“I’m not down,” he said. “I’m really angry right now. There’s a lot of words I could use beyond that.”

Get local stories you won't find anywhere else right to your inbox.
Sign up here

Just Posted

Alberta’s chief medical officer of health, Dr. Deena Hinshaw, said growing COVID-19 case numbers continue to be a concern in the province. (Chris Schwarz/Government of Alberta)
Alberta announces 1,077 new COVID-19 cases Thursday

There are currently 14,052 active cases in the province

Head coach Jason Chatwood, left, sports one of the Sylvan Lake Gulls’ first on-field hats next to Aqil Samuel, general manager and president of baseball operations, earlier this year.
Sylvan Lake Gulls ticket sales off to flying start

With the inaugural season quickly closing in, the Sylvan Lake Gulls hit… Continue reading

Photo by Chris Schwarz/Government of Alberta)
Alberta’s chief medical health officer publicly criticizes staffer who leaked info

EDMONTON — Alberta’s chief medical officer of health, dealing with rocketing COVID-19… Continue reading

The RCMP major crimes unit is investigating after a person was found dead at a residence on Stewart Street in Red Deer’s Sunnybrook neighbourhood Wednesday afternoon. (Photo by Sean McIntosh/Advocate staff)
Red Deer RCMP investigating suspicious death in Sunnybrook

A ‘deceased adult’ was found by officers

A detail from Canyon Light, an oil painting by Joan Clement, in the Scale exhibit by members of the Red Deer Art Club. It’s showing at the Viewpoint Gallery in the city’s Culture Services Centre. (Contributed image).
Outdoor art gallery and scavenger hunt is on in Red Deer next month

But First Friday receptions and patio concerts are postponed

Mahomes vs. Brady spices up Thanksgiving holiday week

Mahomes vs. Brady spices up Thanksgiving holiday week

Cowboys miss chance for NFC East lead with another home loss

Cowboys miss chance for NFC East lead with another home loss

Arsenal, Leicester, Hoffenheim advance in Europa League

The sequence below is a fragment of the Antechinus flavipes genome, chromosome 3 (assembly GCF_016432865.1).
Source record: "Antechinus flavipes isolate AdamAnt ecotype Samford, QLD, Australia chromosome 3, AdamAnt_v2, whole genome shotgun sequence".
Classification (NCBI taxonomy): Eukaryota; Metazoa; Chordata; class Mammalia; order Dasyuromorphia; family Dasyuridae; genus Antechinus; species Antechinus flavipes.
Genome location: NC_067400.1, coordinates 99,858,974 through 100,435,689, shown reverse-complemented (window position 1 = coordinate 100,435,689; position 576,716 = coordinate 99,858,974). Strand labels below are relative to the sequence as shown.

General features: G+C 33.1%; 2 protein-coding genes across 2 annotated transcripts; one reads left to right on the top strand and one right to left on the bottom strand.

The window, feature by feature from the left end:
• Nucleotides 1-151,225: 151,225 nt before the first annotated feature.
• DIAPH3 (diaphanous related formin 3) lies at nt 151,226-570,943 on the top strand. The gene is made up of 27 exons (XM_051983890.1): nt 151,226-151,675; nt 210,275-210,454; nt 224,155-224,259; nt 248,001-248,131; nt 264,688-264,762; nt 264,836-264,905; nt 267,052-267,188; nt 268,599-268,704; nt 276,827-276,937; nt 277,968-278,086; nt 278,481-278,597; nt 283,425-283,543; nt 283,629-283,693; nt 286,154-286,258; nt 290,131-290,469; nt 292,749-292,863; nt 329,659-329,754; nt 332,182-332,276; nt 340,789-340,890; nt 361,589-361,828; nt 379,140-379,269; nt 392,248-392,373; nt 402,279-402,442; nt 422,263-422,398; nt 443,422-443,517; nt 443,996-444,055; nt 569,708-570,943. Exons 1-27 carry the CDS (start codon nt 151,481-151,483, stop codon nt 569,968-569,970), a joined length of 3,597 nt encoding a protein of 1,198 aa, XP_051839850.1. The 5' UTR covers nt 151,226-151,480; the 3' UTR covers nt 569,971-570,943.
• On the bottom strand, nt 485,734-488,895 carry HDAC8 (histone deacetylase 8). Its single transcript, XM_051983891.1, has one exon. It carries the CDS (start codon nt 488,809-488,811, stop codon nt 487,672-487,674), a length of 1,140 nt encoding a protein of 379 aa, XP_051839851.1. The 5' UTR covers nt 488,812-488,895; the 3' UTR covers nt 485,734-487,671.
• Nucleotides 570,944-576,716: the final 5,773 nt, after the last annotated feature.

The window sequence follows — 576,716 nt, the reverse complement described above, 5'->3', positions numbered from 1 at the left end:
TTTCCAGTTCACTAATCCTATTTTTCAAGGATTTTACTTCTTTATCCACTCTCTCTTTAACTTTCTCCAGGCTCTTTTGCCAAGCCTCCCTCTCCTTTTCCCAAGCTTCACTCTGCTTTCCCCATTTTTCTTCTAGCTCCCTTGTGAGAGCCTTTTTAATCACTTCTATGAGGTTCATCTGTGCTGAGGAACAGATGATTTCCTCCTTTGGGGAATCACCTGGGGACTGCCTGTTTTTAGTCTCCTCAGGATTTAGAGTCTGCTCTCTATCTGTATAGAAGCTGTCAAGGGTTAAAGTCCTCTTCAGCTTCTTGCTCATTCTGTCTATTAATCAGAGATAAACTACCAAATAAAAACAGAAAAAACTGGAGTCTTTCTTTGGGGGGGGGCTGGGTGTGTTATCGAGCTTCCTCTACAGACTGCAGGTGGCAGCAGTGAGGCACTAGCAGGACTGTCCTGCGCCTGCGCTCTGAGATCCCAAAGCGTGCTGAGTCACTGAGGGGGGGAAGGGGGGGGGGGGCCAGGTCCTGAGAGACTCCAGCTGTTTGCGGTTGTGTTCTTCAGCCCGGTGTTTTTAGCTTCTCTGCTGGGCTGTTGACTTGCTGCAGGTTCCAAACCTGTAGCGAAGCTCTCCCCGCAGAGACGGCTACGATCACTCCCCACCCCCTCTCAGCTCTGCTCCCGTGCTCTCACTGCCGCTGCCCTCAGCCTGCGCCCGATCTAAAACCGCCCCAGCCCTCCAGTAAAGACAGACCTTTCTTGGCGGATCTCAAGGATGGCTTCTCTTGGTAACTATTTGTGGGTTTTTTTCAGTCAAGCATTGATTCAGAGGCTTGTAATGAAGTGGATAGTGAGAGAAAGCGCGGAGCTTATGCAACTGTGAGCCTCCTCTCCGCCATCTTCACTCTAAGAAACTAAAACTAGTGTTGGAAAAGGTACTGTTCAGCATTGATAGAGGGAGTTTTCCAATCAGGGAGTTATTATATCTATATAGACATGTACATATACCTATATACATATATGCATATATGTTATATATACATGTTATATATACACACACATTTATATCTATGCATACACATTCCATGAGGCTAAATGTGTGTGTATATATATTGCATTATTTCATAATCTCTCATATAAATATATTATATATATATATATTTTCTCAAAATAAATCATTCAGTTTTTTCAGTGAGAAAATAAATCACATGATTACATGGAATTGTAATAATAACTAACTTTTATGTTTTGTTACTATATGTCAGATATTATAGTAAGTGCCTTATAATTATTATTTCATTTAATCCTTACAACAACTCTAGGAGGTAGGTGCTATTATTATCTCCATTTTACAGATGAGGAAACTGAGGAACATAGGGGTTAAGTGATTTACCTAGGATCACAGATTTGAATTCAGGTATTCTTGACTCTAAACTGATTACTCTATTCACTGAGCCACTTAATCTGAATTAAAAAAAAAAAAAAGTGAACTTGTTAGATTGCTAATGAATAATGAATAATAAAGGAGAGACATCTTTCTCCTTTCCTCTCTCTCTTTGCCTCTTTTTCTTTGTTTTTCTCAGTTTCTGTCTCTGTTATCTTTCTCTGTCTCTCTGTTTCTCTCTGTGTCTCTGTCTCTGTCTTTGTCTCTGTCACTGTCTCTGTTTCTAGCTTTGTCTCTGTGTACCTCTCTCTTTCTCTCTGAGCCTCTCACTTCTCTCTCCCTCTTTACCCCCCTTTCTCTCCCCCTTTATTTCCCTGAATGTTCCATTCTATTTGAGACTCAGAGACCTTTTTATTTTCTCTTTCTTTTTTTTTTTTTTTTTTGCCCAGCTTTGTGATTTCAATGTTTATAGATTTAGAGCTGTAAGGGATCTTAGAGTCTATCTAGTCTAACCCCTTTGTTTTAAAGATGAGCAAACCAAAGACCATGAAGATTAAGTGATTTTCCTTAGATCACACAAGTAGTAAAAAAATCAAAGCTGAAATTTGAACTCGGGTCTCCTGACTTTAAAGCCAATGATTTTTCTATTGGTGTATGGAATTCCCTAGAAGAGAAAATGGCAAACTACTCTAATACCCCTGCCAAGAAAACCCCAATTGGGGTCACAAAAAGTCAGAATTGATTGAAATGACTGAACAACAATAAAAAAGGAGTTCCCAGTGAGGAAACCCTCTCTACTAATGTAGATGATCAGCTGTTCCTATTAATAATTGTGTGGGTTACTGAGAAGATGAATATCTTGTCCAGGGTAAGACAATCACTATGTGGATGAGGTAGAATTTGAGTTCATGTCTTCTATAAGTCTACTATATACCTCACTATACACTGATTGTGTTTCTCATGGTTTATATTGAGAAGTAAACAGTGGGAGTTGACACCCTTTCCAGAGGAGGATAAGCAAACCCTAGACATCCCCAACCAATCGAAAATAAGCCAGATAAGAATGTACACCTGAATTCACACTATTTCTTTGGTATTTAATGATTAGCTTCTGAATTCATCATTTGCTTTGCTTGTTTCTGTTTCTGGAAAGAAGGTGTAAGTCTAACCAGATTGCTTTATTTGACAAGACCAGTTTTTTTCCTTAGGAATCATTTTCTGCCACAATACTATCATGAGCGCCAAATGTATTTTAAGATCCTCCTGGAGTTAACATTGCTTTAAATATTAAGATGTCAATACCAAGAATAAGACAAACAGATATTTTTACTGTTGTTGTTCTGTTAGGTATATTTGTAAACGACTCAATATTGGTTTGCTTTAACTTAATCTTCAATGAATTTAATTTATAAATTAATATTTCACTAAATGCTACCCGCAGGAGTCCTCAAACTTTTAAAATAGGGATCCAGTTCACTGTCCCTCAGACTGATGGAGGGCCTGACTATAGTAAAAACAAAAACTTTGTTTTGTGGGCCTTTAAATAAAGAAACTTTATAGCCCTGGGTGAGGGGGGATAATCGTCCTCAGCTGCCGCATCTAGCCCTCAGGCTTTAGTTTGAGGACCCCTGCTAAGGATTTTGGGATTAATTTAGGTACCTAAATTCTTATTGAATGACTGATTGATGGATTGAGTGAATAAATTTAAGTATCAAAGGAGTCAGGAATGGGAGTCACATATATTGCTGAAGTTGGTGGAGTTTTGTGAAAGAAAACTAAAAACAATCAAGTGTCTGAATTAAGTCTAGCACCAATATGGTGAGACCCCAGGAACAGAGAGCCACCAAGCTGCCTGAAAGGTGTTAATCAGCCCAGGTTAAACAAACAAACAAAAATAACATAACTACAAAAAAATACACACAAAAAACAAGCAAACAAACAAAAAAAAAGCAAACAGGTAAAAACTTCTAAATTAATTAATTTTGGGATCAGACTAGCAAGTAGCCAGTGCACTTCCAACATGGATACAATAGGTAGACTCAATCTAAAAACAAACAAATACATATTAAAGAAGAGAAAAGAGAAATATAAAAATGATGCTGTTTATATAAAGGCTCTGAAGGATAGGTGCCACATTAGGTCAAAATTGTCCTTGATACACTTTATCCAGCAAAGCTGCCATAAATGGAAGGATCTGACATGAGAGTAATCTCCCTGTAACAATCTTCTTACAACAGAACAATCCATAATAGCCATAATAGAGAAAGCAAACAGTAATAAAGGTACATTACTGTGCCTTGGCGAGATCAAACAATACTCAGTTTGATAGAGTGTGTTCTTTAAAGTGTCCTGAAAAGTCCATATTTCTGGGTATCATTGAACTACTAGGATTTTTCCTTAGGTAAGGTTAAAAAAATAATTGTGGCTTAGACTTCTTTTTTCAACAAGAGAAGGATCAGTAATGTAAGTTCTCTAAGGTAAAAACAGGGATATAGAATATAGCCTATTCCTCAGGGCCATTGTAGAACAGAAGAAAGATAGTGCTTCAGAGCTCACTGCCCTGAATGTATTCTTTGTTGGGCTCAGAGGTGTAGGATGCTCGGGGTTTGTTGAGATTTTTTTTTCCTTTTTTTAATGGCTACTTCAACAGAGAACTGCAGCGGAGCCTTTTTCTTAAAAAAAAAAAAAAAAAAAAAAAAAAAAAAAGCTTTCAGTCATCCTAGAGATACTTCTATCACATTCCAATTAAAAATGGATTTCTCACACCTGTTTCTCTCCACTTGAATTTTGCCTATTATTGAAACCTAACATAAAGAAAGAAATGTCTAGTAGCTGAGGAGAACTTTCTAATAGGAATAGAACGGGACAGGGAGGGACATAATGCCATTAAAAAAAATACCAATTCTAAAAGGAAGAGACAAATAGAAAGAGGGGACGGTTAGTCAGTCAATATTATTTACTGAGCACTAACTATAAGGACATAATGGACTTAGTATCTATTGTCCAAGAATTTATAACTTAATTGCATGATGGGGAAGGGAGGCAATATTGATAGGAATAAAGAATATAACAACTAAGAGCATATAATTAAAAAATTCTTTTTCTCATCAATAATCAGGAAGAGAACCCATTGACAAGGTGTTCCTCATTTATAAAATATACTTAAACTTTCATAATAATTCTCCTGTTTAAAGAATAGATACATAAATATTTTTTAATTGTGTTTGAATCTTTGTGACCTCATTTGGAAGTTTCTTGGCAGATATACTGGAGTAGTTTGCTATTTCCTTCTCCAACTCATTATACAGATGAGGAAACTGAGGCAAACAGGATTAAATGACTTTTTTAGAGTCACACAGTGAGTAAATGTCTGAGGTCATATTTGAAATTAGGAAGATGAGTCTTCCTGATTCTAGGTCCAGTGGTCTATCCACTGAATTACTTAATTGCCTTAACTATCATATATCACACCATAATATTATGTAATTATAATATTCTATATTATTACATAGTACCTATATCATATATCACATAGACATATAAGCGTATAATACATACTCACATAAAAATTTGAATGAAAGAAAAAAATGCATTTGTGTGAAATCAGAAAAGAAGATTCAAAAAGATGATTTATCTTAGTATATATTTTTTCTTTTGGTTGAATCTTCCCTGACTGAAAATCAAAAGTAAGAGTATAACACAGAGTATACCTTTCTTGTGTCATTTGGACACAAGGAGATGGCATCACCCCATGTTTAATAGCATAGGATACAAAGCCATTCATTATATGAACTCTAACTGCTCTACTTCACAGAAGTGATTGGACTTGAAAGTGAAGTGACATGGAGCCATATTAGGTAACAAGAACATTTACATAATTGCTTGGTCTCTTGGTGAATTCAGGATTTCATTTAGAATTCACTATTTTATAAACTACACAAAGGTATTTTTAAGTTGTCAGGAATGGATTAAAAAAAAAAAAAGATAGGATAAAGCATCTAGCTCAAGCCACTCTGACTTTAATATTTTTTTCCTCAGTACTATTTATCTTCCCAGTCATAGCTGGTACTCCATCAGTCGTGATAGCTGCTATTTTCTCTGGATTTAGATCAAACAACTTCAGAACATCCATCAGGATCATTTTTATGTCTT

Arsenal, Leicester, Hoffenheim advance in Europa League

Keegan Messing performs during the Men's Short program at the 2020 Canadian Tire National Skating Championships in Mississauga, Ont., Friday, Jan. 17, 2020. If the world figure skating championships do go ahead in a bubble in March in Sweden, there is a good chance Canada won't be there. THE CANADIAN PRESS/Frank Gunn
Canada might not compete at world figure skating championships – if they happen

Canada might not compete at world figure skating championships - if they happen

A piece of hockey history is up for sale, with a rare Vancouver Millionaires sweater, seen in an undated handout photo, hitting the auction block. The cream and maroon wool cardigan is believed to have belonged to Hall of Fame goalie Hugh Lehman, who backstopped the Millionaires to a Pacific Coast Hockey Association championship in 1922-23. THE CANADIAN PRESS/HO-Lelands Auction, *MANDATORY CREDIT*
Hockey history up for sale as 97-year-old Vancouver Millionaires sweater hits auction

Hockey history up for sale as 97-year-old Vancouver Millionaires sweater hits auction

Canada’s Nembhard scores 11 points off the bench in Gonzaga debut

Canada’s Nembhard scores 11 points off the bench in Gonzaga debut

Mighty Heart is breezed by exercise rider Des McMahon, at Woodbine Racetrack in Toronto, Thursday, Oct. 15, 2020. Woodbine Entertainment says it has officially cancelled the rest of its thoroughbred racing season following discussions with the Ontario government. THE CANADIAN PRESS/Chris Young
Woodbine Racetrack ends horse racing season after talks with provincial government

Woodbine Racetrack ends horse racing season after talks with provincial government

As Alberta’s COVID-19 cases rise, so does tension over world junior championship

As Alberta’s COVID-19 cases rise, so does tension over world junior championship

Most Read